Jayati Ghosh says more…


Professor Jayati Ghosh PHOTO/Jawaharlal Nehru University

Project Syndicate: In your latest PS commentary, you criticize the International Monetary Fund’s apparent belief in “expansionary austerity.” In the case of Ecuador – where you foresee IMF-imposed austerity leading to a growth slowdown – how could the current loan agreement be improved? Is it simply a matter of extending the timeline for fiscal consolidation, or do you think the IMF should actually be making the opposite demand: fiscal stimulus?

Jayati Ghosh: For Ecuador (and Argentina), two imperatives are abundantly clear: external debt must be restructured, and debt repayment must be enabled through economic growth, rather than wage suppression and fiscal consolidation.

Restructuring requires creditors to accept a haircut. There is nothing unfair about that: reckless lenders should not be protected from the consequences of their own folly. In any case, the interest rates financial markets demand are supposed to take default risks into account. Having taken advantage of higher interest payments from riskier borrowers, they cannot turn around and call for mommy (the IMF) when the risks materialize.

Moreover, experience has shown time and again that debts are most effectively repaid in a context of economic growth. For ailing economies, that requires fiscal stimulus, not fiscal consolidation. It was based on this recognition that, in the early 1950s, German debt was written off and its loan repayments were capped at 3% of export revenues – an approach that enabled its subsequent “economic miracle.” (Ironically, Greece was one of the countries that offered Germany loan forgiveness at that time.)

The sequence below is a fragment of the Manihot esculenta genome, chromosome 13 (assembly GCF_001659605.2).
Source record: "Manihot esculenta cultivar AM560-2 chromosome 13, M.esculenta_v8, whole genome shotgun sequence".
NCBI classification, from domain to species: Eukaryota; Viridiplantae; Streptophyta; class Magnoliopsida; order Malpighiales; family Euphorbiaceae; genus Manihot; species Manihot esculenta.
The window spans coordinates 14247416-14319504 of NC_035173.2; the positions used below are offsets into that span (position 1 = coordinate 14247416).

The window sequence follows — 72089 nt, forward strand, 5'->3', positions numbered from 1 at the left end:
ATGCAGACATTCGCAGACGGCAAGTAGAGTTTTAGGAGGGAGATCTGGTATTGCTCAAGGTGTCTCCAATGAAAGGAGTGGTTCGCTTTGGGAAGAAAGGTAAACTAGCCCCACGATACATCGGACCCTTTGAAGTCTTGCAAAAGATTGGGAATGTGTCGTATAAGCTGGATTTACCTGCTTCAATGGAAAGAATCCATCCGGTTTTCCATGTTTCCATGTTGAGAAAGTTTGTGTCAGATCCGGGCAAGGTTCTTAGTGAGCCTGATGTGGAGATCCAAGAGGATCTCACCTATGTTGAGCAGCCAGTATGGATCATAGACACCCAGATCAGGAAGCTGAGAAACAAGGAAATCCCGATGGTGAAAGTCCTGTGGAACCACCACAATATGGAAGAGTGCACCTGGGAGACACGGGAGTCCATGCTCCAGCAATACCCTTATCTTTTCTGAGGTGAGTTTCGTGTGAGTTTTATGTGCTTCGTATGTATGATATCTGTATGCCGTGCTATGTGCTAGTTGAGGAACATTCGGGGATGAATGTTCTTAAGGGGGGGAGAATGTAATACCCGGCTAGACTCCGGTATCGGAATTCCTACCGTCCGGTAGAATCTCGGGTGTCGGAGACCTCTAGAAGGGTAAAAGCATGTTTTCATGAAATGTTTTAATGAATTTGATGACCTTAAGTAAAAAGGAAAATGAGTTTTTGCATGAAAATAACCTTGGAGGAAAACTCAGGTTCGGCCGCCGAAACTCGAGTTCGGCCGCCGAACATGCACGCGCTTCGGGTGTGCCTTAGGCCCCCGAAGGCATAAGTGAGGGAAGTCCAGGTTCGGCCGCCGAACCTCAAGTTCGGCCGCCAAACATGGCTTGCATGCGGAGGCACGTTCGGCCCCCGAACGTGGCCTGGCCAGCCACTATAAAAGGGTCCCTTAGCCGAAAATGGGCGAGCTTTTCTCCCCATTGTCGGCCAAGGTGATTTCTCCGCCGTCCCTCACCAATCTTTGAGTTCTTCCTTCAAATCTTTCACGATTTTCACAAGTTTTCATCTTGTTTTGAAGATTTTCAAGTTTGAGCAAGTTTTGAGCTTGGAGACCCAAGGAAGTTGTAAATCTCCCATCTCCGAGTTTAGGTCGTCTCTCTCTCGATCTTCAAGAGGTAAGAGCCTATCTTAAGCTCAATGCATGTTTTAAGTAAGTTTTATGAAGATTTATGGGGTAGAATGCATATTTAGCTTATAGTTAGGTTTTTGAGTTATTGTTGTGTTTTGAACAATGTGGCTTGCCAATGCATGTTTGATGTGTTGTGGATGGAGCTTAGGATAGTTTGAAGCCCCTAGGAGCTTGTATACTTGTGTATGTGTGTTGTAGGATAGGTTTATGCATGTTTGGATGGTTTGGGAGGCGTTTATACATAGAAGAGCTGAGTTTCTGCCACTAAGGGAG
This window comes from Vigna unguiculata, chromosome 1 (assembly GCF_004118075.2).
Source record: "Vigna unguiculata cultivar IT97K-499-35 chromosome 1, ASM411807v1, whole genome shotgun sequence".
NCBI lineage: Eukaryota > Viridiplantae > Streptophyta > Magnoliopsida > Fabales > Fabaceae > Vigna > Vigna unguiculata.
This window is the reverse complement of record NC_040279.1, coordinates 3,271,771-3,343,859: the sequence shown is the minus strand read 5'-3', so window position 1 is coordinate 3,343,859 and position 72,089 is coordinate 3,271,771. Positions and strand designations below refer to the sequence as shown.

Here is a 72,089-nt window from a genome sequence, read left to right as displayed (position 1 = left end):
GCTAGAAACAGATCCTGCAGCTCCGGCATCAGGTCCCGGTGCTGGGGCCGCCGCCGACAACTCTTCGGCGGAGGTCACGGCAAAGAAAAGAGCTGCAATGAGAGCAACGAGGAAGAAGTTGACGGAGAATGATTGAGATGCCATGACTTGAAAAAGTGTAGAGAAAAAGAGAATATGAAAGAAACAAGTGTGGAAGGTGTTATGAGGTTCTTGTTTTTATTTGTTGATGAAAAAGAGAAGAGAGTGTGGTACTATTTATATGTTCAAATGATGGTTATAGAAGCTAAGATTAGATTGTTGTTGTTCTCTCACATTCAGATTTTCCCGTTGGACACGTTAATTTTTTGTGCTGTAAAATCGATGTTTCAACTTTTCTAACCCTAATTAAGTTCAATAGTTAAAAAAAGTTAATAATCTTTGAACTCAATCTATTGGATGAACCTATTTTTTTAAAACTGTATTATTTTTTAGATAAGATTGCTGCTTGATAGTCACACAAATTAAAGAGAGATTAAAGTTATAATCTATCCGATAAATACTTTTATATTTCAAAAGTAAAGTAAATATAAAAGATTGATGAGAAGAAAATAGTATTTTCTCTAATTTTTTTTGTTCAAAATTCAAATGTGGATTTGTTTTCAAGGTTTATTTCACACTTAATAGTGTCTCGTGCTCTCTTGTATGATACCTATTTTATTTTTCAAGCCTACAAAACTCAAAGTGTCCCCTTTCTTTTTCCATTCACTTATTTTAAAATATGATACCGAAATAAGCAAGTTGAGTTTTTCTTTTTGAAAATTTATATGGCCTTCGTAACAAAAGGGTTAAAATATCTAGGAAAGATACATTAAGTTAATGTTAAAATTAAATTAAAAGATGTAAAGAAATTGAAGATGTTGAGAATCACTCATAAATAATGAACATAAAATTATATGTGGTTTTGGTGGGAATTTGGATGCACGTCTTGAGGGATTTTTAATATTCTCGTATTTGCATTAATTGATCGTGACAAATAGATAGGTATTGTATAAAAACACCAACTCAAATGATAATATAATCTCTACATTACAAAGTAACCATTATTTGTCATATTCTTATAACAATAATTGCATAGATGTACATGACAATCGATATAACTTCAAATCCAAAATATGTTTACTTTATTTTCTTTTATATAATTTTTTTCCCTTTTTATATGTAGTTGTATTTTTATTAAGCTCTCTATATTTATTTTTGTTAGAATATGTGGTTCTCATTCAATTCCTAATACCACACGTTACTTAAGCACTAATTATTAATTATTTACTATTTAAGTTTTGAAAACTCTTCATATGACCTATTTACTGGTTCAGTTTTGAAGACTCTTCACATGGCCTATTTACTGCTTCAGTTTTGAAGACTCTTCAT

No country today gets anything close to that level of support from the IMF. Instead, the Fund forces borrowers to implement counterproductive economic policies, in exchange for loans that benefit only creditors. It is bizarre and depressing that global institutions that should know better and countries that have benefited from constructive strategies in the past should now feign ignorance about what is really needed.

PS: Last month, you warned that the hoarding of profits by the rich was coming at the expense of productive investment, raising the risk of economic stagnation, market failures, and even a breakdown of democracy. Yet governments have shown little appetite for counteracting this trend through taxation or regulation. What can be done to spur action on this front? Are there politically palatable first steps that can be taken now to bring about greater change in the future?

JG: Economic policy globally has become heavily distorted in favor of the rich, with governments increasingly beholden to corporate interests, and thus highly resistant to progressive policies. As economies have become increasingly dysfunctional, however, the likelihood that social forces will rise up against the current system is growing. Ultimately, the need for political legitimacy will force change, even if that does not seem likely in the immediate future.

There is some low-hanging fruit that should be easy for progressive forces to pluck, especially with regard to illicit capital flows. A first step could be greater international cooperation on taxation, ideally moving toward a system of unitary taxation for multinational corporations and the plugging of loopholes for tax evasion and avoidance by high net-worth individuals. Governments and citizens alike would win. The only losers would be the ultra-wealthy, and they have not justified lower effective tax rates by investing in more productive activities.

Similarly, people are increasingly recognizing that more stringent environmental regulation is urgently needed. Such regulation must be combined with public investment that drives a shift toward greener forms of production and consumption, and augments job creation.

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